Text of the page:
When a technology falls out of fashion

… it stops getting attention of developers.

E-mail is one such technology.

She was the darling of early days of internet – and is still the workhorse (or “work-mare”) of the corporate world.

When web applications boomed, innovations in E-mail clients severely lagged those in the browsers.

Even the cross-pollination of ideas from browsers to e-mail clients have stopped.

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Take for example the concept of history. [I think history is handled very crudely even in browsers. However, that is a different matter.] Why can’t a mail client also have  a history? With dozens of folders and Outlook-breaking number of rules, I forget when I filed a particular mail that I read a week before.

Unfortunately, e-mail clients are stuck in 1990’s where you can either have folders or history but not both.

Then the question arises, should history be maintained by the (disk-loaded) servers or the (thin, probably mobile) client? Both have tradeoffs. I’d leave it to designers to solve.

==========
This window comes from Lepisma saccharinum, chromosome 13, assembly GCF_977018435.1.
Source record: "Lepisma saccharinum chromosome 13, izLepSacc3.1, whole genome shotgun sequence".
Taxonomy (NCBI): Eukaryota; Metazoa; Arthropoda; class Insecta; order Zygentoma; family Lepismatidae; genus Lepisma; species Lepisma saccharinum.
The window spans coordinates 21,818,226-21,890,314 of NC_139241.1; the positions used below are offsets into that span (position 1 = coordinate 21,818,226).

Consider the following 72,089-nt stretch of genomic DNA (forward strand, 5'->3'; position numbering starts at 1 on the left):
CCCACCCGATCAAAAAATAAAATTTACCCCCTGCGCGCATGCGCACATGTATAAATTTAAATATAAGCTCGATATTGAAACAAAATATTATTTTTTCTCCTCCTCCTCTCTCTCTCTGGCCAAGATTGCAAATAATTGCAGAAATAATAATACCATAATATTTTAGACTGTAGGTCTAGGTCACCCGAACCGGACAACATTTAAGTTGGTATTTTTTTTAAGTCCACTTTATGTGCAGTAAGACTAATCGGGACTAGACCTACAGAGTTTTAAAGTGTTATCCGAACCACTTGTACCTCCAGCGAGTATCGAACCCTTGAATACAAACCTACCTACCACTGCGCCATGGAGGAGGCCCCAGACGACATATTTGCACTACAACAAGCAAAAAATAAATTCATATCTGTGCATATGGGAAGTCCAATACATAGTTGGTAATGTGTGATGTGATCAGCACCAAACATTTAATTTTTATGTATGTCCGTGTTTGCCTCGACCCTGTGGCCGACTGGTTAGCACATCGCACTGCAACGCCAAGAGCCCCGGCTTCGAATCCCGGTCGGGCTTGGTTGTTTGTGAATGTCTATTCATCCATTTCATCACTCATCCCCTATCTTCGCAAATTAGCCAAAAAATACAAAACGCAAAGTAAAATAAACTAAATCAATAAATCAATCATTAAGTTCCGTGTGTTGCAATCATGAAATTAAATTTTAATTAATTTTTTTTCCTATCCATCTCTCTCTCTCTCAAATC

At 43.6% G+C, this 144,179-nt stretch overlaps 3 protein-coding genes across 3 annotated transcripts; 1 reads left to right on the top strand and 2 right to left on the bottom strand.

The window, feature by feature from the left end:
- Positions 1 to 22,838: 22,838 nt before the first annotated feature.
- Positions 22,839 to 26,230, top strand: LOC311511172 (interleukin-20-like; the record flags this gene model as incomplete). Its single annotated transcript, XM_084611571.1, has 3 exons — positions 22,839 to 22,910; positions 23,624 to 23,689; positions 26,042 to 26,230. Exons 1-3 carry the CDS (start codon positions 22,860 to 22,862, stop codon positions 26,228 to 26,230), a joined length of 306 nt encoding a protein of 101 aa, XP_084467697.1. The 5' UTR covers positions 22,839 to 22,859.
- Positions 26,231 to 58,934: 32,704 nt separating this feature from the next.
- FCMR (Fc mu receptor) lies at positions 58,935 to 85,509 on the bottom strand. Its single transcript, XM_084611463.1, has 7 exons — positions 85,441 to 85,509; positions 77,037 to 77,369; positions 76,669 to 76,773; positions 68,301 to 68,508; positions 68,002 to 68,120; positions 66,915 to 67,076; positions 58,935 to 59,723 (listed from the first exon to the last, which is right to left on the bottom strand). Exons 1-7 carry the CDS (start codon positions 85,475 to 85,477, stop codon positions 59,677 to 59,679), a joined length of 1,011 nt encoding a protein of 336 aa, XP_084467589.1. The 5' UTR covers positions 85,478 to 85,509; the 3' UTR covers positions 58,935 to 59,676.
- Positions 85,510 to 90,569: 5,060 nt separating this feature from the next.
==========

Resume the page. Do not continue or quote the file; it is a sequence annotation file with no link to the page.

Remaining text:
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Closely related to the concept of the history is the “back” and “forward” buttons. There are “up” and “down” buttons in an e-mail client that bank on the current sorting order of mails but nothing in the client remembers the past of “mail-browsing history”.

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Once we talk of back and forward,  we may also want to talk about multi-tabbed mail browsing and the “Oops!” button 🙂

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Another such example is favorites. There are flags in e-mail clients but favorites are missing.

Why can’t the mail client learn my favorite folders and keep them handy for moving mails? In some clients, there is a favorite area where I can move my favorite folder but the interface to it is so unintuitive!

Also, why can’t the client itself run the statistics and decide which folders are the most favorite?

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And did you feel the need of that “stop” button of the browser in a mail client? I have!

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And what happened to those “downloads”?

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The only one button I don’t think we need is “refresh”.

 

Can someone make these ideas a reality?

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